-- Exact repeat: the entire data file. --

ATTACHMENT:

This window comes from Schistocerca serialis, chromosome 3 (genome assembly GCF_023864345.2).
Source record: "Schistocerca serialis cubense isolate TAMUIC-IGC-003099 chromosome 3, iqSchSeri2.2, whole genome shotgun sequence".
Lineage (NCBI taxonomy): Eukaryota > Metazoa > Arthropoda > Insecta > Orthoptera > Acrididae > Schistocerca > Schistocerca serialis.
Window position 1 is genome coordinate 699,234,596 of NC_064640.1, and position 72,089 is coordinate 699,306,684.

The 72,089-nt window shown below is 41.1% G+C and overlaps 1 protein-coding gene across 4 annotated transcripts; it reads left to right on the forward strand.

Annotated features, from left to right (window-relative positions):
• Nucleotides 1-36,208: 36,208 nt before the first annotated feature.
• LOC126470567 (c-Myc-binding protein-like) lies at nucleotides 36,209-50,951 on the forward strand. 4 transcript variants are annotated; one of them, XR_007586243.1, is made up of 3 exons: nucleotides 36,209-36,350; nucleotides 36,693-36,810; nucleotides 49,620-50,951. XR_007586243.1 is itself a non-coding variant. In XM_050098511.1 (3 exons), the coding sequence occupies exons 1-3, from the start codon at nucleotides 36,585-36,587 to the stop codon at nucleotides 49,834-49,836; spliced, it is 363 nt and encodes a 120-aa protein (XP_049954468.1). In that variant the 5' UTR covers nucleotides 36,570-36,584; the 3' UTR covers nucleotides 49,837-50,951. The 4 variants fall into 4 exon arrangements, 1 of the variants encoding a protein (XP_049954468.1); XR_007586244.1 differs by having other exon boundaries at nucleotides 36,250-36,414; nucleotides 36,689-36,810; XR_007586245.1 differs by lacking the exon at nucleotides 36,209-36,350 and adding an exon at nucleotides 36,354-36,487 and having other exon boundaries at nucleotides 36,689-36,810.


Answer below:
This window comes from Schistocerca serialis, chromosome 3 (genome assembly GCF_023864345.2).
Source record: "Schistocerca serialis cubense isolate TAMUIC-IGC-003099 chromosome 3, iqSchSeri2.2, whole genome shotgun sequence".
Lineage (NCBI taxonomy): Eukaryota > Metazoa > Arthropoda > Insecta > Orthoptera > Acrididae > Schistocerca > Schistocerca serialis.
Window position 1 is genome coordinate 699,234,596 of NC_064640.1, and position 72,089 is coordinate 699,306,684.

The 72,089-nt window shown below is 41.1% G+C and overlaps 1 protein-coding gene across 4 annotated transcripts; it reads left to right on the forward strand.

Annotated features, from left to right (window-relative positions):
• Nucleotides 1-36,208: 36,208 nt before the first annotated feature.
• LOC126470567 (c-Myc-binding protein-like) lies at nucleotides 36,209-50,951 on the forward strand. 4 transcript variants are annotated; one of them, XR_007586243.1, is made up of 3 exons: nucleotides 36,209-36,350; nucleotides 36,693-36,810; nucleotides 49,620-50,951. XR_007586243.1 is itself a non-coding variant. In XM_050098511.1 (3 exons), the coding sequence occupies exons 1-3, from the start codon at nucleotides 36,585-36,587 to the stop codon at nucleotides 49,834-49,836; spliced, it is 363 nt and encodes a 120-aa protein (XP_049954468.1). In that variant the 5' UTR covers nucleotides 36,570-36,584; the 3' UTR covers nucleotides 49,837-50,951. The 4 variants fall into 4 exon arrangements, 1 of the variants encoding a protein (XP_049954468.1); XR_007586244.1 differs by having other exon boundaries at nucleotides 36,250-36,414; nucleotides 36,689-36,810; XR_007586245.1 differs by lacking the exon at nucleotides 36,209-36,350 and adding an exon at nucleotides 36,354-36,487 and having other exon boundaries at nucleotides 36,689-36,810.